It all depends on what your definition of “we” is

The spin continues, this time on a new front. John Kerry’s first Purple Heart award has run afoul of Kerry’s own wartime diary, and his campaign is dodging furiously. The point being examined: whether or not there was any enemy fire when Kerry was hurt.

A journal entry Mr. Kerry wrote Dec. 11, however, raises questions about what really happened nine days earlier.
“A cocky feeling of invincibility accompanied us up the Long Tau shipping channel because we hadn’t been shot at yet, and Americans at war who haven’t been shot at are allowed to be cocky,” wrote Mr. Kerry, according the book “Tour of Duty” by friendly biographer Douglas Brinkley.

A Kerry campaign official, speaking on background, told The Washington Times yesterday that the “we” in the passage from Mr. Kerry’s journal refers to “the crew on Kerry’s first swift boat, operating as a crew” rather than Mr. Kerry himself.
“John Kerry didn’t yet have his own boat or crew on December 2,” according to the aide. “Other members of the crew had been in Vietnam for some time and had been shot at and Kerry knew that at the time. However, the crew had not yet been fired on while they served together on PCF 44 under Lieutenant Kerry.”
[emphasis added]

Here we go again, this time parsing the definition of “we.” A few days ago, it was “served together.” Not so many years ago, we had to argue over the definition of “is.”
Kerry’s own words demolish this weak attempt at spin. The “we” Kerry refers to is that group composed of “Americans at war who haven’t been shot at”, not “any rearranged group of Americans who’ve never been in that particular crew yet.”
I’m willing to bet that the guys who were assigned to the boat when Kerry took over had been in-country long enough to be fired upon by the enemy. If we’re to believe the spin, then new guy Kerry had already been shot at, and the others in the crew had likely been shot at before, but because they’d been rearranged into a brand-new crew that hadn’t yet been fired upon “as a crew”, their blissfully ignorant cockiness suddenly returned. Did they suddenly forget being fired upon “as other crews”? I’ve never heard of Transfer-Induced Amnesia before.
I suppose every time somebody in Kerry’s crew rotated home or was temporarily replaced by someone else, the whole crew must have experienced a cockiness renaissance. Hey, here’s a simple solution to any morale problem in combat: take two guys from adjacent boats and switch ’em. Instant cockiness!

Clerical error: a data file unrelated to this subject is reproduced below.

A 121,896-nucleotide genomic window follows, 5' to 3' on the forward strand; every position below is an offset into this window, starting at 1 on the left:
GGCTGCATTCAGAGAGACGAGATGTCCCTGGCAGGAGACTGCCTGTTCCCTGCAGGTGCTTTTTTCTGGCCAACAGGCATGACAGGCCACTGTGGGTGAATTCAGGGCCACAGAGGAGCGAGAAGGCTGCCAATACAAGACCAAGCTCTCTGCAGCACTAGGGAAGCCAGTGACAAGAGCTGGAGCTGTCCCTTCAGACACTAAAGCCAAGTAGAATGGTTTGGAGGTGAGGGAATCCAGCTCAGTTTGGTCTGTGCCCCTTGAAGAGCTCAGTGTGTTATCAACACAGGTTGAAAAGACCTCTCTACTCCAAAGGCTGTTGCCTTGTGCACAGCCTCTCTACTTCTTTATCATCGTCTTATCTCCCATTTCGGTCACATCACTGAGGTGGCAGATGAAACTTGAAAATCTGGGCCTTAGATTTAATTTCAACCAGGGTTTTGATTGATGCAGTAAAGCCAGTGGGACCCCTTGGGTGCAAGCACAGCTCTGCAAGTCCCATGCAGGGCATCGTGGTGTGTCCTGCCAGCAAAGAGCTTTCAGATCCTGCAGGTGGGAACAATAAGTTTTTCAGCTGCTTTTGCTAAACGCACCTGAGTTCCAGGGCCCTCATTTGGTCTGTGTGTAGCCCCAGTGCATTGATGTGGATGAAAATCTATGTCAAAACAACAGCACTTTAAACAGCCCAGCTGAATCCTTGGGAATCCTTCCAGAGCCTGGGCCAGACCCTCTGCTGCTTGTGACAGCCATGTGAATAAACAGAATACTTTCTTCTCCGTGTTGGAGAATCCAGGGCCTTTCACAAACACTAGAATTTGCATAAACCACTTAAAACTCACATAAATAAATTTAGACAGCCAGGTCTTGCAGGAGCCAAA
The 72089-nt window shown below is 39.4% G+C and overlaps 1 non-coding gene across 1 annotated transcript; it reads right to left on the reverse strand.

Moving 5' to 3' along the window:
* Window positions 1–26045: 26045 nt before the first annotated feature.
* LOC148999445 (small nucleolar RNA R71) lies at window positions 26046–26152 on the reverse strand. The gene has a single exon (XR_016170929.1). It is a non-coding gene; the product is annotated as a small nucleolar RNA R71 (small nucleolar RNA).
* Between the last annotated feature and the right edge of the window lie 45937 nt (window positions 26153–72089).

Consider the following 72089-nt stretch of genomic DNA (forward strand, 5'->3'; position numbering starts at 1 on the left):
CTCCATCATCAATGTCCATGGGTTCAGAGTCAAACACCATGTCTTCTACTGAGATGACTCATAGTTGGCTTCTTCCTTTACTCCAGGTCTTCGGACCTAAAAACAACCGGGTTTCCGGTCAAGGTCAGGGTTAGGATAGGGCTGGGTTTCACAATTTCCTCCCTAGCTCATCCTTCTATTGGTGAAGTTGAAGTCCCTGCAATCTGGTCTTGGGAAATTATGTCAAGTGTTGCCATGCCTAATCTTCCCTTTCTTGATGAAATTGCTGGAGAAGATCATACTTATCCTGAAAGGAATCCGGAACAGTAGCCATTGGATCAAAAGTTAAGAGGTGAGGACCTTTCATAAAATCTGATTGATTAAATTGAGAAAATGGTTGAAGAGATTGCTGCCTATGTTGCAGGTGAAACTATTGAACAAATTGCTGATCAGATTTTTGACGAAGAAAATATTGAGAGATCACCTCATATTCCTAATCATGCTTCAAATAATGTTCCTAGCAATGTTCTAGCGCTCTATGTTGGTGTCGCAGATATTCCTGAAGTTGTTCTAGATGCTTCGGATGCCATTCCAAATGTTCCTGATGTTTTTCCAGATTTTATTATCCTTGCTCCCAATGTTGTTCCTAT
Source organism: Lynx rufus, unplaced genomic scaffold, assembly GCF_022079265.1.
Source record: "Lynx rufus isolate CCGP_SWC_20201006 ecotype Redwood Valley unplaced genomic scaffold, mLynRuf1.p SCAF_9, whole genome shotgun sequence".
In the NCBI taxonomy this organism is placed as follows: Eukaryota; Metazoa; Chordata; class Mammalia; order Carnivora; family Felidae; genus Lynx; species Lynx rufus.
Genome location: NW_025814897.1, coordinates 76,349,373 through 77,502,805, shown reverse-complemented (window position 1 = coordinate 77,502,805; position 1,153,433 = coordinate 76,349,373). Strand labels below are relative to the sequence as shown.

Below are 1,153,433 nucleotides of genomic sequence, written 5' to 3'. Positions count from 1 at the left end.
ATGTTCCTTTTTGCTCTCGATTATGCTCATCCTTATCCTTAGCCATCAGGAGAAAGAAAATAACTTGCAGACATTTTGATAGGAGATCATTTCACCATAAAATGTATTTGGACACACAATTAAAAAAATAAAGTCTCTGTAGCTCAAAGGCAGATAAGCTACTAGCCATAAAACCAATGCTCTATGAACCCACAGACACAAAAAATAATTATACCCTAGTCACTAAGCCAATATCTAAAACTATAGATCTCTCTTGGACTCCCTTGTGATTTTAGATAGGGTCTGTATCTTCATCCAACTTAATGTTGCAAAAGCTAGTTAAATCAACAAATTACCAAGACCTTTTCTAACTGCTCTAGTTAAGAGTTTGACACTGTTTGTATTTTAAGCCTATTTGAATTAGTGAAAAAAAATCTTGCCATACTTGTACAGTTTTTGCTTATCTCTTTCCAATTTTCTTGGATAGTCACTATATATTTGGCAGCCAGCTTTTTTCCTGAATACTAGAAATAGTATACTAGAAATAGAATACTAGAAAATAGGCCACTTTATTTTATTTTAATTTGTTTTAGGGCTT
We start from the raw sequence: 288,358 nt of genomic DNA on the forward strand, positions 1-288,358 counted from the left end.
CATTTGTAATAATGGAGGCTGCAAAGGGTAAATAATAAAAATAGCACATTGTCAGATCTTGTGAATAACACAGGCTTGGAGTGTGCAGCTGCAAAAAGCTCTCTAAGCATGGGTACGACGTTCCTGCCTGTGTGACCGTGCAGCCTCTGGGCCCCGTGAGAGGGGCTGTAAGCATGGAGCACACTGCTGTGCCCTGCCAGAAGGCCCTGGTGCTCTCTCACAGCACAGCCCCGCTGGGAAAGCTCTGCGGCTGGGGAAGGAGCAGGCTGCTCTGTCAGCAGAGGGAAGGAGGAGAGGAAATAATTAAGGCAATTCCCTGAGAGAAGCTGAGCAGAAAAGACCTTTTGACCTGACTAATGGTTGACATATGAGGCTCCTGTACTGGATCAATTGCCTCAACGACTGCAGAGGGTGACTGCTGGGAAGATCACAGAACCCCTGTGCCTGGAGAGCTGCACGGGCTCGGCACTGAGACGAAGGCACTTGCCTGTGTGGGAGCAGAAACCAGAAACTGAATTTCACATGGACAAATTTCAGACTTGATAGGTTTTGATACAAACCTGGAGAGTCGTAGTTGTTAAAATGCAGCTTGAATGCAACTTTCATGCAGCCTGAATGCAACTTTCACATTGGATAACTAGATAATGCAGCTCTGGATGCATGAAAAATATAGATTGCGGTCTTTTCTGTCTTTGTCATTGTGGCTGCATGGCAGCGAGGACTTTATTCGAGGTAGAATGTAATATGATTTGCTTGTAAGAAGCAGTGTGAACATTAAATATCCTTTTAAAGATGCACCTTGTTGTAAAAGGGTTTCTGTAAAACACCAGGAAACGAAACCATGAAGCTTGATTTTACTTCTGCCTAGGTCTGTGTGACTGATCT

Mr. Kerry’s campaign could not say definitively whether he did receive enemy fire that day.

We’re going to watch this Kerry Story make a big smoking crater this week. You’re running out of tall tales, Senator. Either release your records or admit your lies.

UPDATE: Captain’s Quarters picks at the story from a different angle, wondering who was the OinC of the Boston Whaler back on December 2nd.
UPDATE 2: Another of Kerry’s boatmates (who “served together” with Kerry on this mission, even if we use Kerry’s definition) is breaking his silence on the matter of Kerry’s first Purple Heart and whether there was any enemy fire involved. Word is, Kerry’s not going to like this.
UPDATE 3: The boatmate is Admiral William Schachte, who is not a member of Swift Boat Veterans for Truth. His statement will devastate Kerry.

One comment

  1. deadscot

    This parsing of words has gotten ridiculous but I don’t believe this is one of those cases.
    While serving in the Gulf I had a Captain say almost these very same words to me. He was formerly a tank commander until his tank was hit while he was outside of hit, killing three crewmen.
    Later that same year we were traveling around in an armored vehicle, pretty cocky and he made the comment that we weren’t ‘fire-tested’ yet and one night at chow he told another officer that she (our vehicle) was a virgin, having never been fired on.